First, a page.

Date of Award

Spring 2022

Document Type


Degree Name

Doctor of Philosophy (PhD)



First Advisor

Bennett, Anton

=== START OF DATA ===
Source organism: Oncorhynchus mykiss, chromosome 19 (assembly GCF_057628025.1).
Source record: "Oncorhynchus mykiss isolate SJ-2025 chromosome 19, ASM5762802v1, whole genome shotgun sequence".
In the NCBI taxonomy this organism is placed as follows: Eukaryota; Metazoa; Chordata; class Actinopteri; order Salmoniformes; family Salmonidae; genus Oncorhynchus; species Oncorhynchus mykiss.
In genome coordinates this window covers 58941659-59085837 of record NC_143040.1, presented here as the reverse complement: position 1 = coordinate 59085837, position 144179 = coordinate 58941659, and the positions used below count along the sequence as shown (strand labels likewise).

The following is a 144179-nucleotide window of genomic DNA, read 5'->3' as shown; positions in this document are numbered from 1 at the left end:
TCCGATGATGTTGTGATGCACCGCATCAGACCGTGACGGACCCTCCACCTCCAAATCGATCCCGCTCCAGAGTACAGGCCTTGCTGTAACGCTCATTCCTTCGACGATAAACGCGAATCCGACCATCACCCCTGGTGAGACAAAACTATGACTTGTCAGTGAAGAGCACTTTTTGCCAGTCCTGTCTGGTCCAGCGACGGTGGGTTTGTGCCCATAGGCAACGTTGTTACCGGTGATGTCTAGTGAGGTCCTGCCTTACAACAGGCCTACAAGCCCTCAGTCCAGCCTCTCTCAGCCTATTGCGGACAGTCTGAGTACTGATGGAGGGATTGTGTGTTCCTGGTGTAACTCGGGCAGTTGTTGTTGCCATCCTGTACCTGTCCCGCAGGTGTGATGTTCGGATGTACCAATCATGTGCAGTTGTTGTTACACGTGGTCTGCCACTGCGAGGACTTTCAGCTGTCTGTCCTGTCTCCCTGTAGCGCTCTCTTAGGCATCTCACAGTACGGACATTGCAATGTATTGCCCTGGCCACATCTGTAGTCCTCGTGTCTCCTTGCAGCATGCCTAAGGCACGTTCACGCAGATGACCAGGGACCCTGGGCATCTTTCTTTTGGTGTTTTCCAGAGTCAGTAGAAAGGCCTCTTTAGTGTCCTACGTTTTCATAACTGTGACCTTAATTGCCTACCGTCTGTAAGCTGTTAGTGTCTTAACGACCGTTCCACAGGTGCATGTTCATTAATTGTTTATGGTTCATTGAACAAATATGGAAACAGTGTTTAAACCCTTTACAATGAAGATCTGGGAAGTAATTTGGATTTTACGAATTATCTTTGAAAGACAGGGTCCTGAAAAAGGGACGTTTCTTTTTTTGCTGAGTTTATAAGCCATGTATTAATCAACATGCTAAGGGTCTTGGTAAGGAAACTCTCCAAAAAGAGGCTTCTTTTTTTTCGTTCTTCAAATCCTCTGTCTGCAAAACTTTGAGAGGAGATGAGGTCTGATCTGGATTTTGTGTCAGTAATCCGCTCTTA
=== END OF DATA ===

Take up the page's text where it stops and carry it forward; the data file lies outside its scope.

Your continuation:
Protein tyrosine phosphatases (PTPs), while important regulatory enzymes, have proven a challenge to elucidate their mechanisms of actions, distinct functions, as well as their potential inhibition. These enzymes, responsible for the removal of phosphate groups from tyrosine residues, share high domain and sequence homology and a charged active site. Two factors that increase the difficulty in using small molecules, either as activators or inhibitors, to investigate their functions in cells. A subclass of the PTPs is the mitogen-activated protein kinases (MAPKs) phosphatases (MKPs), responsible for the dephosphorylation and inactivation of the three groups of MAPKs: ERK, p38 MAPK, and JNK. These kinases trigger major cell functions including apoptosis, migration, and differentiation as a response to external stimuli such as cellular stress and growth factors. Thus, aberrant signaling of proteins in the MAPK pathway, such as the MKPs, have been implicated in a host of diseases including cancer, diabetes, fibrosis, and autoimmune diseases. Several MAPK inhibitors have been successfully established while MKP inhibition has remained a challenge. The MKPs share high sequence and domain homology, a charged active site, and target the same three groups of MAPKs. All factors that often contribute to small molecules that have weak potency, poor cell permeability, and non-specificity for one MKP over the other. As such, small molecule regulation of the MKPs requires a combination of techniques and creativity in approach. One way to circumvent poor small molecule hits is to develop small molecule targets that attack/bind to the MKPs outside of their active site, i.e., allosteric inhibitors. My thesis focuses on current progress in the field of MKP small molecule inhibition, including a highly-selective small molecule inhibitor of one of the MKPs known as MKP5. Additionally, a co-crystal structure of MKP5 with this small molecule, revealed that the molecule bound to a site on MKP5 8 Å away from the active site, revealing a novel binding site. Interestingly, sequence alignment of the MKPs demonstrate that this binding site is somewhat conserved amongst the MKPs. Here, I delve into the importance of this novel region, particularly a key tyrosine residue within this site that is required for compound binding, and MKP5 functionality. Additionally, I explore this site in one of the closest family members to MKP5, MKP7, and compare the ways in which this pocket mediates both MKPs’ activity. The data presented here suggests that this tyrosine residue is critical for substrate recognition and inactivation in both MKP5 and MKP7. This new information on the tyrosine residue within the allosteric site, paired with the knowledge from our previously published work, that there are other residues within this pocket that can confer MKP inhibitor specificity, opens the door for development of selective inhibitors of the MKPs. Thus, this thesis provides a small piece to the puzzle of therapeutic targeting of the MKPs in many diseases.